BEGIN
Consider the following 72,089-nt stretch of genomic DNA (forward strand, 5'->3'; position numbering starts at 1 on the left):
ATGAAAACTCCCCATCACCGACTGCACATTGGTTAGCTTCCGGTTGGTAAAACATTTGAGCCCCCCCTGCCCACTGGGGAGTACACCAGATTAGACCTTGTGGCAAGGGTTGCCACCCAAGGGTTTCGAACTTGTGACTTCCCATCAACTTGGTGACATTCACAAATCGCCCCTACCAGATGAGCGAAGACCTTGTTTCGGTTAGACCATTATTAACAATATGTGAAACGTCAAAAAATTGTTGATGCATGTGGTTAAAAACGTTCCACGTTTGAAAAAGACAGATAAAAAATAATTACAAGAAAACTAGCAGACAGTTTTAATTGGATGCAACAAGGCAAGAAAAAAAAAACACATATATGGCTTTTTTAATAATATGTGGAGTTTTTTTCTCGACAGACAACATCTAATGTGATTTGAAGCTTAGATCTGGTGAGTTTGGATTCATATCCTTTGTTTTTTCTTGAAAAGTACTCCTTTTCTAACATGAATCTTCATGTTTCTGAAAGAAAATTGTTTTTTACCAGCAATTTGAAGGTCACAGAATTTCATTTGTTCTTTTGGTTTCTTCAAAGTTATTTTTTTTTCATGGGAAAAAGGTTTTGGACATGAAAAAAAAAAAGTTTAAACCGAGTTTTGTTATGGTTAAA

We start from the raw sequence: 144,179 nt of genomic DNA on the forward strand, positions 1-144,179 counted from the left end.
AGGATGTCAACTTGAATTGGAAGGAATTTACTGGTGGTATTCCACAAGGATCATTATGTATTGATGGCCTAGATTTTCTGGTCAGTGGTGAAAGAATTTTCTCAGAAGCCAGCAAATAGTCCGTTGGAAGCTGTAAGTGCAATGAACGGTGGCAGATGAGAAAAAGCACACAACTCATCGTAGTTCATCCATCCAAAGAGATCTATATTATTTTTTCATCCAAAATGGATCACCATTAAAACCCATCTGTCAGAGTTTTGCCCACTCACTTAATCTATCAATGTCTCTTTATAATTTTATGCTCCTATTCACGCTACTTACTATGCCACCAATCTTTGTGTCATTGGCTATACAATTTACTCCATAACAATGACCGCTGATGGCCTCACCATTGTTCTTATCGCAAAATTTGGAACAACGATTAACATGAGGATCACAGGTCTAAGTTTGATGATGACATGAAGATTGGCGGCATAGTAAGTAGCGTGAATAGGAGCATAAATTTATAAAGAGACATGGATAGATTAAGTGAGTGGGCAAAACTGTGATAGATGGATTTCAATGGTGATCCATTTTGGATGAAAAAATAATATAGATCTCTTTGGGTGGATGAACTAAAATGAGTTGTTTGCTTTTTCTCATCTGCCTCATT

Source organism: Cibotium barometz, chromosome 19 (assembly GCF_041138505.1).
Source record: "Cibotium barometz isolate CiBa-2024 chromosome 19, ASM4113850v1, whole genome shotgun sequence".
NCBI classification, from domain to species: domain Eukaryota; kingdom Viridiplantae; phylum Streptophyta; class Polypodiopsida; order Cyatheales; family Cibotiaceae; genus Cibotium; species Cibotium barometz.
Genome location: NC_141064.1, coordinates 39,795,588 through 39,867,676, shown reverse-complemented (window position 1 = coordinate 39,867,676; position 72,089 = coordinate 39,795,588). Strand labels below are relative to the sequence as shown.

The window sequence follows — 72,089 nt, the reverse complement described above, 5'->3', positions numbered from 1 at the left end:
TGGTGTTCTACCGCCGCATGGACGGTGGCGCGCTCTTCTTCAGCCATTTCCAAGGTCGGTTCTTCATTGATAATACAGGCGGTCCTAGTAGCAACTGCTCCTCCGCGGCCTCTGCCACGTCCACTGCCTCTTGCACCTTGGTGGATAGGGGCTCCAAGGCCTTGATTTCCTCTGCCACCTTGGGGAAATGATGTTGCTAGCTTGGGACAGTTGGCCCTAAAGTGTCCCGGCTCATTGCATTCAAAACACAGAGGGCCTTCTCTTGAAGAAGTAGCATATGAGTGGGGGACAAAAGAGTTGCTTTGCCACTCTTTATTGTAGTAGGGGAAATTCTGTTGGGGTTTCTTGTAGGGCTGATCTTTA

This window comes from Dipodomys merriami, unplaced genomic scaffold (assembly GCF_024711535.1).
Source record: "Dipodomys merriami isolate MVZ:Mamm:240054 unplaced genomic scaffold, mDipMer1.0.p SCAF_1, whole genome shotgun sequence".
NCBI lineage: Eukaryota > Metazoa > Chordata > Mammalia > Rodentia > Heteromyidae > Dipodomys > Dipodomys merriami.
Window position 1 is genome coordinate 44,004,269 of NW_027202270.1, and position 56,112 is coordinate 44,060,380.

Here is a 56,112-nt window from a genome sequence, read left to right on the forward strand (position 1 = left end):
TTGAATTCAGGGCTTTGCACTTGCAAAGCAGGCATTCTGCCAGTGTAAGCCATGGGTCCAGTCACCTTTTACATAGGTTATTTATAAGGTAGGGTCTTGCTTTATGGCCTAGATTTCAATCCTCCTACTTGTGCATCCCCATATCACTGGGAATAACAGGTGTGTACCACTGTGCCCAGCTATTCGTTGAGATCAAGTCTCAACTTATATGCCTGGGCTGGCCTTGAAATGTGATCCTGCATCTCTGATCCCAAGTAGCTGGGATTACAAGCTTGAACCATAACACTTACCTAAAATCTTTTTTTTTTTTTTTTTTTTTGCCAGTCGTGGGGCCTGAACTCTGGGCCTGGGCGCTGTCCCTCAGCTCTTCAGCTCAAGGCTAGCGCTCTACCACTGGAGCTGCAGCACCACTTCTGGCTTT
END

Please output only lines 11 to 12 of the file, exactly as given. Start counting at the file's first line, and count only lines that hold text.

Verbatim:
This window comes from Dipodomys merriami, unplaced genomic scaffold (assembly GCF_024711535.1).
Source record: "Dipodomys merriami isolate MVZ:Mamm:240054 unplaced genomic scaffold, mDipMer1.0.p SCAF_1, whole genome shotgun sequence".